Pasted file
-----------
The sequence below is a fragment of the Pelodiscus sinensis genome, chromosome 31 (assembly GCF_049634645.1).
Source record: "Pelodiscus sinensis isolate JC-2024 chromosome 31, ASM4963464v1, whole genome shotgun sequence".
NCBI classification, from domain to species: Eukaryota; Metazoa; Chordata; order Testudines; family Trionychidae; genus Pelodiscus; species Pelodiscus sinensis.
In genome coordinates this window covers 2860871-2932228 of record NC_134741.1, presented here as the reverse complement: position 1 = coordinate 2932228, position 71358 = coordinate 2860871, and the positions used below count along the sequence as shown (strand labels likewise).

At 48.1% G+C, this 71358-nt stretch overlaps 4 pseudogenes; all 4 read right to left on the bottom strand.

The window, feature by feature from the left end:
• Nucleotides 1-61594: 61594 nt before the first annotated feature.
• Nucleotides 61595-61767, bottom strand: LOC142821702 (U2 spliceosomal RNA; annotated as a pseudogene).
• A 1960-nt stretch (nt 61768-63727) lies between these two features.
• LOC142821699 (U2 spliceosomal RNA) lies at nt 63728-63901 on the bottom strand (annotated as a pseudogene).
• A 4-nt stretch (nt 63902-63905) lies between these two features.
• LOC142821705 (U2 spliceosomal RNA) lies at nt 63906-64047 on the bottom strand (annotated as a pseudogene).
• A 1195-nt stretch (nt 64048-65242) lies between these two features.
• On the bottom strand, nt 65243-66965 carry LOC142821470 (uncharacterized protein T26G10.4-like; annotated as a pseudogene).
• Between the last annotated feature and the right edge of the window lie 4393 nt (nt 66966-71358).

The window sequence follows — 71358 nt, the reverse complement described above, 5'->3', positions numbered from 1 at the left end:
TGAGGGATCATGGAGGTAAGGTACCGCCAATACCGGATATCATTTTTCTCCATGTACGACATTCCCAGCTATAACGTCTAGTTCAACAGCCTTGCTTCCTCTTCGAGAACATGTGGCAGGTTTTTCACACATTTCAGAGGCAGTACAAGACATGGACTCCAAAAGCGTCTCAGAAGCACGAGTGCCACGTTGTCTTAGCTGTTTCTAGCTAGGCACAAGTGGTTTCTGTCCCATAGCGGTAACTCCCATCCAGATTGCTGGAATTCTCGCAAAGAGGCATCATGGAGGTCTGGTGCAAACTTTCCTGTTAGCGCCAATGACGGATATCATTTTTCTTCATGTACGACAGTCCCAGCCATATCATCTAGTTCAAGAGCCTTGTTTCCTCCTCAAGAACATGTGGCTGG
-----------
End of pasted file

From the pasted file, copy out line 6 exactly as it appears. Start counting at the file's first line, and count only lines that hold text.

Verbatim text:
The window, feature by feature from the left end: